John Cam Hobhouse, who had opposed the project and had lacerated previous biographers, was on this occasion uncharacteristically silent. Lady Byron, however, printed a statement defending her parents (and implicitly herself) against Byron’s account of the separation—explaining the apparent inconsistencies in her behavior without revealing anything about her husband’s behavior. After this had been distributed to the London newspapers in March 1830 her friends hypocritically issued a statement that the pamphlet had been intended “for private circulation only.” In April Thomas Campbell amplified Lady Byron’s defense in the New Monthly Magazine by accusing Byron of libelling Mary Anne Clermont. He had previously printed a letter objecting to Byron’s characterization of his behavior at Lord Holland’s—all the while professing continued admiration for Byron and Moore.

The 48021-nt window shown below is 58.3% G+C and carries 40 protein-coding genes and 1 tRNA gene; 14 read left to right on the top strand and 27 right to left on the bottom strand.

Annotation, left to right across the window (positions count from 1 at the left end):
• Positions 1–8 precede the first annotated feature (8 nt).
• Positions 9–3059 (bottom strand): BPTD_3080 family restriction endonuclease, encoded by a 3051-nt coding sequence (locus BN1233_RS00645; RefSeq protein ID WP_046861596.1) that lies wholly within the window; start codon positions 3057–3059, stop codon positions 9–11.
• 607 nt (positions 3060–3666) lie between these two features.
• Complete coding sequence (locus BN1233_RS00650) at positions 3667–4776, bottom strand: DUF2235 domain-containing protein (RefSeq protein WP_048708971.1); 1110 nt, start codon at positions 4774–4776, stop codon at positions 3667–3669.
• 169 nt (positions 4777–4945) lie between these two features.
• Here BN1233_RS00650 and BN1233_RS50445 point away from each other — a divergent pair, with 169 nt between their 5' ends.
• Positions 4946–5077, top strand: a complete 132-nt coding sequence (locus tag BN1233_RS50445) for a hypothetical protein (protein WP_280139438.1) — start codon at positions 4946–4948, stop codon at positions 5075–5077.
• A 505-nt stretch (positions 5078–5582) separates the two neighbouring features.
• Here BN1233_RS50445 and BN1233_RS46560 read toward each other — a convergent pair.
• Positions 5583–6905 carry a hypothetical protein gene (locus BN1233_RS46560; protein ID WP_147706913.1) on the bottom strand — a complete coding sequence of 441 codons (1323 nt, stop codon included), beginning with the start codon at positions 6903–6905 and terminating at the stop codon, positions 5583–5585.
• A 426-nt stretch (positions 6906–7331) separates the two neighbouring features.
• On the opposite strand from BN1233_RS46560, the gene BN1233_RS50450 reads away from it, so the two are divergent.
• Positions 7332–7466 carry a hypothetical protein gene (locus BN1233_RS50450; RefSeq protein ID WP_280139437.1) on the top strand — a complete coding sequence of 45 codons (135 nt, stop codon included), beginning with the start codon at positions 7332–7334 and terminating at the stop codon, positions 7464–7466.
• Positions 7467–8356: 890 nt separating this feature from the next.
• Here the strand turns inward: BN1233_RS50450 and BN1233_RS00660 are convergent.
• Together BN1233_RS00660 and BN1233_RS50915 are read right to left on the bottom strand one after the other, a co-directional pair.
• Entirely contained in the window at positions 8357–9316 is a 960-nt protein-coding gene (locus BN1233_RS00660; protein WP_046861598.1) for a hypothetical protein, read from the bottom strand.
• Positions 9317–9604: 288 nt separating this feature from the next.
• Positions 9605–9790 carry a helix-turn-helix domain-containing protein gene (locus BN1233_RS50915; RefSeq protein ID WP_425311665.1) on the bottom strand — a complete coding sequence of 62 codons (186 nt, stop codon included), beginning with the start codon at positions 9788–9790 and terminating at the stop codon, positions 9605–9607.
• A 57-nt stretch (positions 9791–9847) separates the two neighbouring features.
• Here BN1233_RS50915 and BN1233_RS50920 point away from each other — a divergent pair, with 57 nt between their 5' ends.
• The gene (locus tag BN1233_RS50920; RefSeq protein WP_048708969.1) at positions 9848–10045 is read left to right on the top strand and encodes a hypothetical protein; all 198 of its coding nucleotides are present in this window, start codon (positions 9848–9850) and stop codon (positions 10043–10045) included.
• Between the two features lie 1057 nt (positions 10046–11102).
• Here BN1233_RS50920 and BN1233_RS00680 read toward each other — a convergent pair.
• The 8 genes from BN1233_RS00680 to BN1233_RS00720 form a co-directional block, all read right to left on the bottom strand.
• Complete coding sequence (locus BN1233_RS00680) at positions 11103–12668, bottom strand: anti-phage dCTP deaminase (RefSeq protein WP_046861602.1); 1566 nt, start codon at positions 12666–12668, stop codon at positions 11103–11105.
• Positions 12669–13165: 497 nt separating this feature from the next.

There was nothing so equivocal about the response from Leigh Hunt, who waited for Moore’s second volume to appear before springing his trap. For five successive days Hunt railed at his former friend and ally in The Tatler, printing private correspondence that exposed him as a consummate hypocrite. While Hunt’s essays make Moore look bad indeed, such malignant criticism could only reflect poorly on Hunt himself, then at the nadir of his fortunes. William Maginn for some undisclosed reason took Hunt’s part in Fraser’s, belittling Byron in the review of the first volume and ridiculing Moore in the review of the second. Internal evidence suggests that Maginn was also responsible for the condemnatory review of Moore’s second volume in the New Monthly Magazine, then being conduced by Samuel Carter Hall in succession to the hapless Thomas Campbell.